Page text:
ROME — UN-sponsored eco-themed film fest Desert Nights: Tales From the Desert kicks off in Rome Friday, just as Hollywood has developed a taste for green themes.

Weeklong (Dec. 1-7) one-off event dedicated to the desertification plague and to raising awareness about how the planet is drying up, sees some 80 titles unspooling, including new pics, docus, and classics from 37 countries.

Most works are from areas hardest hit by desertification, which affects more than 1 billion people.

Pics include this year’s most lauded African titles, Mahamat-Saleh Haroun’s “Daratt” (Dry Season) and Abderrahmane Sissako’s “Bamako” (The Court), and also Belgian helmer Marion Hansel’s “Sounds of Sand” about the struggle of an African family to find water in the sub-Saharan desert, as well as Spanish documaker Gerardo Olivares’ “The Great Match,” which depicts folks in desert tribes going through superhuman efforts to see a soccer World Cup final.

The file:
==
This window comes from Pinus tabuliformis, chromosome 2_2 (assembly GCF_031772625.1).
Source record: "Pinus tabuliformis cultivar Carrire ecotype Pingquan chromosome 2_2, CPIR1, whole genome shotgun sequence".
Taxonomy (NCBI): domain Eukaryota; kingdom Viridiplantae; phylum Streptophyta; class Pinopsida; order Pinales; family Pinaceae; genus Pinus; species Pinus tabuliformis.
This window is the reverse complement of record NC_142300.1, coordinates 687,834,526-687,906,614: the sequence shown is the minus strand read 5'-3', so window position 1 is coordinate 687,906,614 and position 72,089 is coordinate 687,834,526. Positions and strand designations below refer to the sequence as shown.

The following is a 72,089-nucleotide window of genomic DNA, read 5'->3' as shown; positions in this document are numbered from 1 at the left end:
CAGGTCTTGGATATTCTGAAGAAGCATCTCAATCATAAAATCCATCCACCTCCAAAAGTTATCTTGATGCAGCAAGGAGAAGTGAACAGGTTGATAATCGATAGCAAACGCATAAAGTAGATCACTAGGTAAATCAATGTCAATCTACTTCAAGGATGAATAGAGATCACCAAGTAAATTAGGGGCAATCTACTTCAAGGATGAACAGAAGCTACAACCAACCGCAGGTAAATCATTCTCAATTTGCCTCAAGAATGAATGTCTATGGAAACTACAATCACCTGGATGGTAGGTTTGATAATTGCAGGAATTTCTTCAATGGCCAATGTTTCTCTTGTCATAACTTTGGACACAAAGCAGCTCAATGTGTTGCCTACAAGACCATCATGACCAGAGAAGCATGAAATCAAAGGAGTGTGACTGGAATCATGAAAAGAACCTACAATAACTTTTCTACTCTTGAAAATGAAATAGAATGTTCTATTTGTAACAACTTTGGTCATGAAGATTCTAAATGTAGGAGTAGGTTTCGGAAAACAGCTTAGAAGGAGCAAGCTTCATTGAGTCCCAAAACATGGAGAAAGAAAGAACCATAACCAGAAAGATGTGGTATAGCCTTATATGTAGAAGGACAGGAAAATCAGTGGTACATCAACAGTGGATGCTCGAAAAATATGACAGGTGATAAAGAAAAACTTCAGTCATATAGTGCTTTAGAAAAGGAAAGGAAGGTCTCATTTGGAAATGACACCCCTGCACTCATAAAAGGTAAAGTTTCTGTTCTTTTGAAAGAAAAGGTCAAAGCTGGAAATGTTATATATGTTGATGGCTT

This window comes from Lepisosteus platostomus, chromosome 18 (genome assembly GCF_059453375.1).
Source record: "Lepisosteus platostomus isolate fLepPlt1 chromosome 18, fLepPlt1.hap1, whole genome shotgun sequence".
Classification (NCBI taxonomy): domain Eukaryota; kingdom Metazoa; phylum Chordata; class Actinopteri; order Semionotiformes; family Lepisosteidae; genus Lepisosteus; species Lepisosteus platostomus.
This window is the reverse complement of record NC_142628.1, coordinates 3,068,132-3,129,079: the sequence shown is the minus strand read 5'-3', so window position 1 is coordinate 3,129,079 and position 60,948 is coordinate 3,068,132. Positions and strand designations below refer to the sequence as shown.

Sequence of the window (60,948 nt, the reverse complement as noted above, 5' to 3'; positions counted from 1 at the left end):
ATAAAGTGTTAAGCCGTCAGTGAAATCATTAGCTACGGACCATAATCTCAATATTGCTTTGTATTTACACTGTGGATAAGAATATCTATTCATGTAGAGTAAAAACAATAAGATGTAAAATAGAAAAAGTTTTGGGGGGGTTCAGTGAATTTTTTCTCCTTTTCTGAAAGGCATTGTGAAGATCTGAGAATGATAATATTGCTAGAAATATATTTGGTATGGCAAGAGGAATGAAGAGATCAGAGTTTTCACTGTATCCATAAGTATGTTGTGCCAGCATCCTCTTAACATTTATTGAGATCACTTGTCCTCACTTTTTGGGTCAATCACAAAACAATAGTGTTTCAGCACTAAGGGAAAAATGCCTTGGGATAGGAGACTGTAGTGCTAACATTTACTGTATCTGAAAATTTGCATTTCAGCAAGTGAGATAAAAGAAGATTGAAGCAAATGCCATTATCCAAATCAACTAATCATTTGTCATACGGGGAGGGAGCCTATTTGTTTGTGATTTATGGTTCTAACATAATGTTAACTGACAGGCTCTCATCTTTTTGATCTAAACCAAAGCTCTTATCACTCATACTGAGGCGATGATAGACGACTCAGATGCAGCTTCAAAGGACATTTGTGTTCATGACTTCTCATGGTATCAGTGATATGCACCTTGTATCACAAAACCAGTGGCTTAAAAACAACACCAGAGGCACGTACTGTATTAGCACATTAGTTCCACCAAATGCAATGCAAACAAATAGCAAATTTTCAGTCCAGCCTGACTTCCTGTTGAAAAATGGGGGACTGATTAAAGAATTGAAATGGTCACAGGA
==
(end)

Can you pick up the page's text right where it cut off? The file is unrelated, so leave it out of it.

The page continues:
“The films are not just a bleak litany of problems,” said U.N. Secretary-General Kofi Annan in a statement. “Most of all, they reveal the vibrancy and optimism that abound in these places.”

Former Locarno chief Irene Bignardi is artistic topper of Desert Nights, being held in Rome’s Casa del Cinema. Several confabs are skedded, with Indian novelist Amitav Ghosh and Green Movement guru Fred Pearce, author of “When the Rivers Run Dry,” among guest speakers.

The idea is to “inform the public at large, through the magic of cinema, about the daily lives, the stories, the struggles and the dreams of people who live in the drylands,” said Bignardi, adding she hopes to get at least some of these pics to travel internationally as a package.

2006 is the Intl. Year of Deserts and Desertification under the Rio de Janeiro United Nations Convention to fight this plague.